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Mass-scale Initiatives

Rukmini Banerji

Edited by Malavika Karlekar
Sage Publications, New Delhi, 2004, pp. 356, Rs. 375.00

VOLUME XXIX NUMBER 10 October 2005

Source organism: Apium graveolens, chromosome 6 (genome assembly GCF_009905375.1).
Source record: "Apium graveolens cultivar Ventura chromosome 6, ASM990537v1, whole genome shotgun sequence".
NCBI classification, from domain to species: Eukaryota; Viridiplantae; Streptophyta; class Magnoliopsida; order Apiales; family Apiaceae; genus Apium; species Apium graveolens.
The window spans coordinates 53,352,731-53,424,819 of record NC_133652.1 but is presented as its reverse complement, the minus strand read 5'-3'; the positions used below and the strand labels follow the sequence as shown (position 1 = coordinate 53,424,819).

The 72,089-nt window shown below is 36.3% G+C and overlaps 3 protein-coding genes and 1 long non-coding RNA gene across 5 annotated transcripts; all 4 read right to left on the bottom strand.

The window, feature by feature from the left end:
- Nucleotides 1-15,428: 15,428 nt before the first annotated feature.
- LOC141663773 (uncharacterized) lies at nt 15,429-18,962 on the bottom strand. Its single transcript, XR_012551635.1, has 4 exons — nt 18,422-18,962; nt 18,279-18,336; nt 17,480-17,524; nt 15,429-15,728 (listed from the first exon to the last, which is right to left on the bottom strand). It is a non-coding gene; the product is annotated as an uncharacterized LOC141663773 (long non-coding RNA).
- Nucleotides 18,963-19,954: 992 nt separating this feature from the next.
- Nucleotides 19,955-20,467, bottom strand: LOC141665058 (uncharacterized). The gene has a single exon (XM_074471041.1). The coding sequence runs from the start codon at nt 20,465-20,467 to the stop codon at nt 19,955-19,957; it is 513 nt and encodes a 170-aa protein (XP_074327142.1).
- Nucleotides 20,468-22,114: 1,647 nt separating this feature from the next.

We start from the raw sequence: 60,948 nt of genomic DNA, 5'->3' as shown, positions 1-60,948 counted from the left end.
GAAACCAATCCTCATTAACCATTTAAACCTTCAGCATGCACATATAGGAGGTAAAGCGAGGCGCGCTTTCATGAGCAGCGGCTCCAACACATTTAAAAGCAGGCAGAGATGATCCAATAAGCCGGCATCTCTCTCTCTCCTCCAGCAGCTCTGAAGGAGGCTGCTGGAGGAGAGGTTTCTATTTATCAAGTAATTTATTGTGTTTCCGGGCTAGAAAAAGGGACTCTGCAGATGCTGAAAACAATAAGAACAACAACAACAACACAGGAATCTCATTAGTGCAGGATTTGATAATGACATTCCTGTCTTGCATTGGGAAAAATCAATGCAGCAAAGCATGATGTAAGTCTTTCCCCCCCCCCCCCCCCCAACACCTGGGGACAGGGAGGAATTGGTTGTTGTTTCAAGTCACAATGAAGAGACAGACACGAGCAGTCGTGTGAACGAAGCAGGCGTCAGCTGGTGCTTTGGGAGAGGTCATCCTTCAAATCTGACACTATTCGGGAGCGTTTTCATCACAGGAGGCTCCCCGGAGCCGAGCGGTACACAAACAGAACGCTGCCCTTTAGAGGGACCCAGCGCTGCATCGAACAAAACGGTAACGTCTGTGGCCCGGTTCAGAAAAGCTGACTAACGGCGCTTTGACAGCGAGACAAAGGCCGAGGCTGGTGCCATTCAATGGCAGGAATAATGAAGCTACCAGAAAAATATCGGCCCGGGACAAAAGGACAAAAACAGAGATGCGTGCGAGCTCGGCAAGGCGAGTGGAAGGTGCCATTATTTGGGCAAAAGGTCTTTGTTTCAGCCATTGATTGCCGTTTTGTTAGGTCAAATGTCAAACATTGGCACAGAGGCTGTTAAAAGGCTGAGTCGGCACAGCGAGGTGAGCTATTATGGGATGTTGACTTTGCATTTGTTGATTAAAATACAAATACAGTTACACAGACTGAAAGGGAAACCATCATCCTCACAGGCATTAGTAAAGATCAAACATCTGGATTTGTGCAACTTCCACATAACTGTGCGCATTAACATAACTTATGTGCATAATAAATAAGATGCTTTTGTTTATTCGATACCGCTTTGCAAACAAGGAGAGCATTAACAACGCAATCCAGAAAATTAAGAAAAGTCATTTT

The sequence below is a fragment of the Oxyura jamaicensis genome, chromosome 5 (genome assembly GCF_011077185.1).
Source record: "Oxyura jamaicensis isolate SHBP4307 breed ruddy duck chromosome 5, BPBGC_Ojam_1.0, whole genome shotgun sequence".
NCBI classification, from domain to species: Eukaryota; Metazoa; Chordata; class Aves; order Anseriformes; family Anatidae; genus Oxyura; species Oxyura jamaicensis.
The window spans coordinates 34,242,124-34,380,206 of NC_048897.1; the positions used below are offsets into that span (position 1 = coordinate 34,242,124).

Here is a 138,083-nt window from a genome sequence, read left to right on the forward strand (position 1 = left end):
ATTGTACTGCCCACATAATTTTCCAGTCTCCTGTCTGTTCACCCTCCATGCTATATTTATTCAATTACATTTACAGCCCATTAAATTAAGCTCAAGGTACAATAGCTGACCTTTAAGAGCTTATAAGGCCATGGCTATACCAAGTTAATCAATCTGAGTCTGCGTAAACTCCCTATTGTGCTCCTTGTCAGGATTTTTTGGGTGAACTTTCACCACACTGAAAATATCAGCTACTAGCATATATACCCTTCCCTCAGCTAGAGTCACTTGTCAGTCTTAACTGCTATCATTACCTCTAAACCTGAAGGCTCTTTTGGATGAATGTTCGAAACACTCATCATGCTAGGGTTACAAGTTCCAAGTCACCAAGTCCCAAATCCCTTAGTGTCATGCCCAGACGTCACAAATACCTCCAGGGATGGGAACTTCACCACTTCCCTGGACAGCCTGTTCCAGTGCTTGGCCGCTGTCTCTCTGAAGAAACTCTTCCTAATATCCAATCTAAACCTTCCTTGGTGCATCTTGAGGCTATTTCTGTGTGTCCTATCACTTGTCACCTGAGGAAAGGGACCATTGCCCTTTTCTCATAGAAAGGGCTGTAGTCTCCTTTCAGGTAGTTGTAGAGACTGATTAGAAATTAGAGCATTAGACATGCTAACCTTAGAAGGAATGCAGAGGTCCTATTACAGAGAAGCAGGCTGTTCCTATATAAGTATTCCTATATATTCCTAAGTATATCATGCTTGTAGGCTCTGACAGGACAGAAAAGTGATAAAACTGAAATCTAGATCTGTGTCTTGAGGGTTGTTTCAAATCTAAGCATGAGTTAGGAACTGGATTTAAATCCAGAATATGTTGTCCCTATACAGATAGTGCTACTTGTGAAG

The edited volume, Paradigms of Learning is a collection of field studies focusing on the experiences of the total literacy campaigns in districts around India. It has been close to twenty years since the first Total Literacy Campaigns were initiated and more than half a dozen years since the National Literacy Mission was launched. In this period there have been numerous studies to evaluate processes and outcomes of these efforts. Despite the existence of past studies, this volume is a valuable addition to literature on mass-scale education initiatives. The book addresses itself to understanding the elements that influenced the design of the campaign, how the campaigns were built, how they unfolded and what impact they had; it also reflects on how to analyse such diverse and varied experiences in a meaningful way.   In the last twenty years in this country, the Total Literacy Campaign has been one of the most widespread nationwide attempts to mobilize volunteers and involve citizens in time-bound, outcome-oriented programmes. Decentralized up to the district level by design, each district could evolve its own strategies based on its particular context, capabilities and needs. Conceptualized and implemented as a mixture of government programme and peoples’ movement, the literacy campaigns are proof of the potential that can be unleashed to achieve national and local goals.   The discussion in the book has significant contemporary relevance especially in the current context of the government led attempts to universalize elementary education. The literacy campaigns under the National Literacy Mission were preceded by centralized government run adult education programmes in the 1990s. Similarly, before the centrally sponsored current Sarva Shiksha Abhiyan which calls itself a mission or movement, was the District Primary Education Program of the 1990s. For a government program to transform itself into a people’s movement is not easy. To a large extent, albeit for a short duration, the literacy initiatives in India successfully made this transition. The duration of this high energy campaigns balanced the strengths of a tripartite partnership between government, non-government organizations and people with the tensions inherent in such joint ventures.   It is often thought that the visible universal demand for elementary education today is a direct consequence of mass-scale peoples’ participation in literacy campaigns in the past. Whether or not literacy campaigns resulted in long-term ability among adults to read, they certainly seem to have generated a sustained desire for educating children across the country. ...

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